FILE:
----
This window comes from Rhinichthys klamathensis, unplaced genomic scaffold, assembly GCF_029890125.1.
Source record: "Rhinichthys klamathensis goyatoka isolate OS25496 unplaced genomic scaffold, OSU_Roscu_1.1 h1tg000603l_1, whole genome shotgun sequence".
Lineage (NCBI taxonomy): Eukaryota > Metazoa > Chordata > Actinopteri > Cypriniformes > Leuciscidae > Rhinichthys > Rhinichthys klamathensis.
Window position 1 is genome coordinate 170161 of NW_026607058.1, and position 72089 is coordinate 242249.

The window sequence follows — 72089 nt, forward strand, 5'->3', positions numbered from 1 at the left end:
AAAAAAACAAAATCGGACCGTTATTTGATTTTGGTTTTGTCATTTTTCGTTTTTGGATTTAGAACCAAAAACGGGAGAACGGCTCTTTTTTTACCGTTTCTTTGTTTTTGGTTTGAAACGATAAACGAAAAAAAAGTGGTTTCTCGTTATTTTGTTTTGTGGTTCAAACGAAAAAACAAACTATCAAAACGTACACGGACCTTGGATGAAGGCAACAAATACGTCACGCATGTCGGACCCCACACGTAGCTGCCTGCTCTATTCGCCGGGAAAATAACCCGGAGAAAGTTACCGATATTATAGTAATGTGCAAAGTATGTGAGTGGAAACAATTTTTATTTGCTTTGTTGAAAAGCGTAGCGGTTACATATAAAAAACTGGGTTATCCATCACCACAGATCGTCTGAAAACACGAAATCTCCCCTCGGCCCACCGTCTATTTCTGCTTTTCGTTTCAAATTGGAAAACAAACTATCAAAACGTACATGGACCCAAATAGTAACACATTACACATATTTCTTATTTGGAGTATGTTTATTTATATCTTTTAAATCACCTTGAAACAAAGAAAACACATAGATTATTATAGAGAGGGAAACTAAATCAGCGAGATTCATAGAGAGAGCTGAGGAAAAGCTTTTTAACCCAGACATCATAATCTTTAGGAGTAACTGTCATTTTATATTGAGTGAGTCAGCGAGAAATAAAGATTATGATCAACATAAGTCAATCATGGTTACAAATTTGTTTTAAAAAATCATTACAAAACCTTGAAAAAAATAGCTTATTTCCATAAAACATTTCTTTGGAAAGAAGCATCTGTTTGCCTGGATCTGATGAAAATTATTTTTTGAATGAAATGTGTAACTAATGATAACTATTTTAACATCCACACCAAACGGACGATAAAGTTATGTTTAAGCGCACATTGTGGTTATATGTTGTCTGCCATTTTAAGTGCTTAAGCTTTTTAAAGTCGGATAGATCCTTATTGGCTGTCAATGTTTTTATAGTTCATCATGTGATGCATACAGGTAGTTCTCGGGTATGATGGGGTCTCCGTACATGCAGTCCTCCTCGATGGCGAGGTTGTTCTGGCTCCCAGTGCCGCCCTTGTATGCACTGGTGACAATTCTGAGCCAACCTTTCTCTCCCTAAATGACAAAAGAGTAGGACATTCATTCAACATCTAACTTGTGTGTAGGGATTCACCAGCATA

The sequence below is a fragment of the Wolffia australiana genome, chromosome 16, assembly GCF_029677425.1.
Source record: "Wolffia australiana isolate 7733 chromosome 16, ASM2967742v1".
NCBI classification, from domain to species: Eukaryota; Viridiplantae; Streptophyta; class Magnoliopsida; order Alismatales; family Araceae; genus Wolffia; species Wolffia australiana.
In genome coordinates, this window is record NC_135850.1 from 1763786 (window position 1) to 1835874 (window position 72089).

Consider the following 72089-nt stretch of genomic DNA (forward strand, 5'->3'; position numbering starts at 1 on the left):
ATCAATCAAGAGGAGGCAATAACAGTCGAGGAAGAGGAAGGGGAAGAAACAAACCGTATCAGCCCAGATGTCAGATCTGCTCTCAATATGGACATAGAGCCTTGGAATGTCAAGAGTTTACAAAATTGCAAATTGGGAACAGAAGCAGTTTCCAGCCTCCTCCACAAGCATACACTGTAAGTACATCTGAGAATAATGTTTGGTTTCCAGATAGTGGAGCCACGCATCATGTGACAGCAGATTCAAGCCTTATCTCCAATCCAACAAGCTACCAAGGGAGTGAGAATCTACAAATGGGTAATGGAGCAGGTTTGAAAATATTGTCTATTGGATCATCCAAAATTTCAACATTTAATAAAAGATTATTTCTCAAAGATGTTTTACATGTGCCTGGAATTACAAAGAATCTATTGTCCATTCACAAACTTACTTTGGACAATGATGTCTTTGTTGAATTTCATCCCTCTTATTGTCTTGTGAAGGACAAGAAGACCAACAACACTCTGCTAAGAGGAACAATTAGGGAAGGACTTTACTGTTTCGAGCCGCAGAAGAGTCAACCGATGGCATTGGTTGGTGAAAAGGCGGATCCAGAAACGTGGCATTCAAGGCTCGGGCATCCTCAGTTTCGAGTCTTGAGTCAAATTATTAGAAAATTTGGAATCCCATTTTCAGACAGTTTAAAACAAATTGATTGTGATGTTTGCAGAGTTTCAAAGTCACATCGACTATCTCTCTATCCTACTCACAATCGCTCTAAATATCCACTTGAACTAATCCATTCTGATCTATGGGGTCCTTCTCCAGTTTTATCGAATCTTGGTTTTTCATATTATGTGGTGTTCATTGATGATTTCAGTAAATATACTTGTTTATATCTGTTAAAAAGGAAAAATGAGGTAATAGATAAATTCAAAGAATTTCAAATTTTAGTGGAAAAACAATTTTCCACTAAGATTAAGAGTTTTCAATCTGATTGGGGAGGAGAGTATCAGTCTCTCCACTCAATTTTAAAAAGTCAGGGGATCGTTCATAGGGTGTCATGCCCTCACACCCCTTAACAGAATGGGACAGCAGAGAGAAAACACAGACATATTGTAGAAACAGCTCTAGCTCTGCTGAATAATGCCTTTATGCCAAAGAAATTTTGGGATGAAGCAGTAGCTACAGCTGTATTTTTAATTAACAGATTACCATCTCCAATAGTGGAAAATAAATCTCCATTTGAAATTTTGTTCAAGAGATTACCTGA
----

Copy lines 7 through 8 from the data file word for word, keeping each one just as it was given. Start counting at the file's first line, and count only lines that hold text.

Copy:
The sequence below is a fragment of the Wolffia australiana genome, chromosome 16, assembly GCF_029677425.1.
Source record: "Wolffia australiana isolate 7733 chromosome 16, ASM2967742v1".